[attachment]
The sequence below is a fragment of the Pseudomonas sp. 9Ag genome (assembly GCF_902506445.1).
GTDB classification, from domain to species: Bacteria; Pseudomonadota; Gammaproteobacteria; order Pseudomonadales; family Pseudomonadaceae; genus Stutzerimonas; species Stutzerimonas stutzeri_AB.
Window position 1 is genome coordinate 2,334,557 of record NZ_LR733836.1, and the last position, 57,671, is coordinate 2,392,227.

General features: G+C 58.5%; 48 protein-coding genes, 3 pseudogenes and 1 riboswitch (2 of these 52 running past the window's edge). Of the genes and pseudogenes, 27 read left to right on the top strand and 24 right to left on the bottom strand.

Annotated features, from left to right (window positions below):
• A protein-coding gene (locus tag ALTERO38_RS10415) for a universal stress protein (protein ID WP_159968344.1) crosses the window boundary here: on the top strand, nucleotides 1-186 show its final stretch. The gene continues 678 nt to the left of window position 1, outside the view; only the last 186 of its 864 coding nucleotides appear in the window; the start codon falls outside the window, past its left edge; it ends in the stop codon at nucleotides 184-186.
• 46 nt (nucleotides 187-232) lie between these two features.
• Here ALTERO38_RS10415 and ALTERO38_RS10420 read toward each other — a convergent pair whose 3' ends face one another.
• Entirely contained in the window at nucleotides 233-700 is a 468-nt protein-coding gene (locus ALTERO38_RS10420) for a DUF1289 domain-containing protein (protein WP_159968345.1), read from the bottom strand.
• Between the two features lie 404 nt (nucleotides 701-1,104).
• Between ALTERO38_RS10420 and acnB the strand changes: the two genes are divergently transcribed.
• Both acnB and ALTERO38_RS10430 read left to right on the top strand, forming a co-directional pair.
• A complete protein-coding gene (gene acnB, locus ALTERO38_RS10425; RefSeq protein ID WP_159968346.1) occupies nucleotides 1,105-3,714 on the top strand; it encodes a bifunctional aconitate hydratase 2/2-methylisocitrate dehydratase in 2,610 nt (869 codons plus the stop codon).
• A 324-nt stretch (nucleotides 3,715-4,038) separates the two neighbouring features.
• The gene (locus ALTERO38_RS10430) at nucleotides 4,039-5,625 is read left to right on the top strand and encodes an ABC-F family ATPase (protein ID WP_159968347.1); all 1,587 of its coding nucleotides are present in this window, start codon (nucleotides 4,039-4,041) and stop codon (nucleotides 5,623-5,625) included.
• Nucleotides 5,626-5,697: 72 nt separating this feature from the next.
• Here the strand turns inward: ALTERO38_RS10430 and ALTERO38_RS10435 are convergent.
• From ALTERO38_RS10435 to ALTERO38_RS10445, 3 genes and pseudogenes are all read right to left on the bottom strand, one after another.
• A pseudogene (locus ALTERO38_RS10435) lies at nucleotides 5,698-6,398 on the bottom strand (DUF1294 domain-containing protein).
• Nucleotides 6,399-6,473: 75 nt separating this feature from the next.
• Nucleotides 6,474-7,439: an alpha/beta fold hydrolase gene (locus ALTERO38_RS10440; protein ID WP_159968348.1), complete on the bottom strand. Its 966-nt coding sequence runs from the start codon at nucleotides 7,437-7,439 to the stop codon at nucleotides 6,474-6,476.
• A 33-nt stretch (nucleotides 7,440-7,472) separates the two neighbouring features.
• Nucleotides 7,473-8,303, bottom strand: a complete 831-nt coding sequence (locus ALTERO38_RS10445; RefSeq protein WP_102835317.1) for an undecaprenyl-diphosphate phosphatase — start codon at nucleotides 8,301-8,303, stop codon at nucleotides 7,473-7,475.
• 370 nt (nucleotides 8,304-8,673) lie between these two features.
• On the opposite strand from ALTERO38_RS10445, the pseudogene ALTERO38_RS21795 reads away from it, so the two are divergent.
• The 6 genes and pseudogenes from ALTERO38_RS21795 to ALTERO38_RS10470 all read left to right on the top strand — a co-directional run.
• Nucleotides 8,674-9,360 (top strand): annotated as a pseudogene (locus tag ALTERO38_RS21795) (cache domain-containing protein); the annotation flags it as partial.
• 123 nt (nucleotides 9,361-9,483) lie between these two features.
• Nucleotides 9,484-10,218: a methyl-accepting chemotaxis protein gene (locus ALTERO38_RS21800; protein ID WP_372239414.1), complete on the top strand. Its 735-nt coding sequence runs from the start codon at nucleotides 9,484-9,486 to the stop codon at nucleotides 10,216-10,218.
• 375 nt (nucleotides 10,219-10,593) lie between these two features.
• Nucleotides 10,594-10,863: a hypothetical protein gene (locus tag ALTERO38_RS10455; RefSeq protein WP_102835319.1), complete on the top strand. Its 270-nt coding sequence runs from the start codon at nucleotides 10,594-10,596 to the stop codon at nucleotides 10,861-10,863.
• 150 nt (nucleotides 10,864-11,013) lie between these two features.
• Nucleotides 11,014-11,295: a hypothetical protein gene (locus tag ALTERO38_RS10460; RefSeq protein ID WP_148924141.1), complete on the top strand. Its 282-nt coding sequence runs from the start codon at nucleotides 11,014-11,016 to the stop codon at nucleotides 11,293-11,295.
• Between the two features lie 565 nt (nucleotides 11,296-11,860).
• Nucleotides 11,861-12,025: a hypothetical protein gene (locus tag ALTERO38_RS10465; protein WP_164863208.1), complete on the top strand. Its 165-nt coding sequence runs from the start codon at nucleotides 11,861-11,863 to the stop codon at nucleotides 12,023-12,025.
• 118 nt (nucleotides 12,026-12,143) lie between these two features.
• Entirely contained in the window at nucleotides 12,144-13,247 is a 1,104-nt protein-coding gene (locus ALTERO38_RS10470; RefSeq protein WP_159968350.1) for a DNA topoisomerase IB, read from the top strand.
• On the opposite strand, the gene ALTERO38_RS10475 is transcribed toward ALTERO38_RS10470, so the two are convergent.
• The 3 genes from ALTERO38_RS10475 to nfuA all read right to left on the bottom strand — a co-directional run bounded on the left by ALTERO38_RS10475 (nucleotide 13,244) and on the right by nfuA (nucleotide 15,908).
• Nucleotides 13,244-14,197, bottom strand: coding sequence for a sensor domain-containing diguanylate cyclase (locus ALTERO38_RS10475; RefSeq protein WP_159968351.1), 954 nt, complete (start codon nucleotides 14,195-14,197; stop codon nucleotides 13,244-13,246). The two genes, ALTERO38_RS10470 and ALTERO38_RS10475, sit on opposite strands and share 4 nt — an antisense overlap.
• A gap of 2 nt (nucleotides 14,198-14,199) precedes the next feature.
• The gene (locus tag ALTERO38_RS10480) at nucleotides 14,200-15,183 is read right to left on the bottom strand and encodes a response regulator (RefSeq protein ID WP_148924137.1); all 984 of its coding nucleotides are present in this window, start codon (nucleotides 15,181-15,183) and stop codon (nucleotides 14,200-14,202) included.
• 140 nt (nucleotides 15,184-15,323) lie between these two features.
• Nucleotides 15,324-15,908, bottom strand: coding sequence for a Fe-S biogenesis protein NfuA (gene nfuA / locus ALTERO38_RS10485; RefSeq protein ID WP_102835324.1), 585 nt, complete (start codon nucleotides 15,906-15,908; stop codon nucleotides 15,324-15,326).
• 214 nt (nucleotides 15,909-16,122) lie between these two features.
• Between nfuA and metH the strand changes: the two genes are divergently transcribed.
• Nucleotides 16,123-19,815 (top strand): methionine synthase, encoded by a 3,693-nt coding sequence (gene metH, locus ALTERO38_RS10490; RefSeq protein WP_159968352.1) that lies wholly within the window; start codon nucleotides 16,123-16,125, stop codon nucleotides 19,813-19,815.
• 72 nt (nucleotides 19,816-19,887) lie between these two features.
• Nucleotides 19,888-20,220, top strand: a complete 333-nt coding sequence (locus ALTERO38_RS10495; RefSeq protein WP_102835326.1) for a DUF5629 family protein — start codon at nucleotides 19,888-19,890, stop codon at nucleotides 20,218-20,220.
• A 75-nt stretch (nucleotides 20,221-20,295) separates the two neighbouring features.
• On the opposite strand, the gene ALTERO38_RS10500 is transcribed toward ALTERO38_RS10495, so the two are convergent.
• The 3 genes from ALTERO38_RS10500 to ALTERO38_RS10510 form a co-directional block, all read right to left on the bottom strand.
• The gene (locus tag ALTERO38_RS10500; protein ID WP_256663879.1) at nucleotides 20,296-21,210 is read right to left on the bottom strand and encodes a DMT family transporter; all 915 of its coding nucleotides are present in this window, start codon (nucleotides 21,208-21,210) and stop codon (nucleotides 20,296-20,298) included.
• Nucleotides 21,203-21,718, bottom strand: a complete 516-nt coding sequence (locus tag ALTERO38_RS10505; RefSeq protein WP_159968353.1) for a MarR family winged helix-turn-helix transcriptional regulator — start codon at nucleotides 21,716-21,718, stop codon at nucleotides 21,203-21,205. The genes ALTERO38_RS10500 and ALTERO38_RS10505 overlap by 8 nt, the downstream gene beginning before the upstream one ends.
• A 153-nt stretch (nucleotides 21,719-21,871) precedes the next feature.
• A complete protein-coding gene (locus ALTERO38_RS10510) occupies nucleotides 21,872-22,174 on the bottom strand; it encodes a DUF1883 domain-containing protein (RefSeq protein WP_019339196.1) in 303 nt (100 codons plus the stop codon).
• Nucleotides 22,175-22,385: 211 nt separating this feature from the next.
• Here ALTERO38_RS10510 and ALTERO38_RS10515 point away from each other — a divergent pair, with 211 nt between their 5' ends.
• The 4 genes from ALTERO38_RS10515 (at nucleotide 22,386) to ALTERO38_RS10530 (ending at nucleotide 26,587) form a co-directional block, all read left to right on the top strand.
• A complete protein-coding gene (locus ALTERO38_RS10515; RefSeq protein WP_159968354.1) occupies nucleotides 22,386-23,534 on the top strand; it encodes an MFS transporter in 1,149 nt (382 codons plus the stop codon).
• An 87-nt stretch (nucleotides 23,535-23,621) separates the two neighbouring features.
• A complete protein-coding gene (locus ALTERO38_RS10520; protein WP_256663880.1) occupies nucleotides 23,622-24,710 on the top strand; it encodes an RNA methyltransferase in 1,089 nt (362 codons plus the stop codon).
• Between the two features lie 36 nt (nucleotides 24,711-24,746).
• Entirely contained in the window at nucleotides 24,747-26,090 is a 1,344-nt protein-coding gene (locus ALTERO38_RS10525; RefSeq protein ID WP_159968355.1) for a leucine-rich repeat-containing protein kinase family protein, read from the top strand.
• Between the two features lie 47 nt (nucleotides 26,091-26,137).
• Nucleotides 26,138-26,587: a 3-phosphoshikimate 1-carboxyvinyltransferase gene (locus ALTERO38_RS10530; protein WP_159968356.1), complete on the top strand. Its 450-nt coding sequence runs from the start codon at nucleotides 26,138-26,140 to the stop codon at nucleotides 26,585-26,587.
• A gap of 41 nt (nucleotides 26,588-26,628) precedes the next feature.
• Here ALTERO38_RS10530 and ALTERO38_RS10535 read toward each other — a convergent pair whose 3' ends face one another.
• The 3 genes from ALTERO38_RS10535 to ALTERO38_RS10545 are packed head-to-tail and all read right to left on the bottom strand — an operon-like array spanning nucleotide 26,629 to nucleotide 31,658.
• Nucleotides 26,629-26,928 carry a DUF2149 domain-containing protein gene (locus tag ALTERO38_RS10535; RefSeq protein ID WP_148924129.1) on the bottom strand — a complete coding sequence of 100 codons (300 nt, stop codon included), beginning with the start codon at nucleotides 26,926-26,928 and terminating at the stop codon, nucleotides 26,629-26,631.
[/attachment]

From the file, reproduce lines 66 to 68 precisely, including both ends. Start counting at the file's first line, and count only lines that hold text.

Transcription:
• Nucleotides 26,138-26,587: a 3-phosphoshikimate 1-carboxyvinyltransferase gene (locus ALTERO38_RS10530; protein WP_159968356.1), complete on the top strand. Its 450-nt coding sequence runs from the start codon at nucleotides 26,138-26,140 to the stop codon at nucleotides 26,585-26,587.
• A gap of 41 nt (nucleotides 26,588-26,628) precedes the next feature.
• Here ALTERO38_RS10530 and ALTERO38_RS10535 read toward each other — a convergent pair whose 3' ends face one another.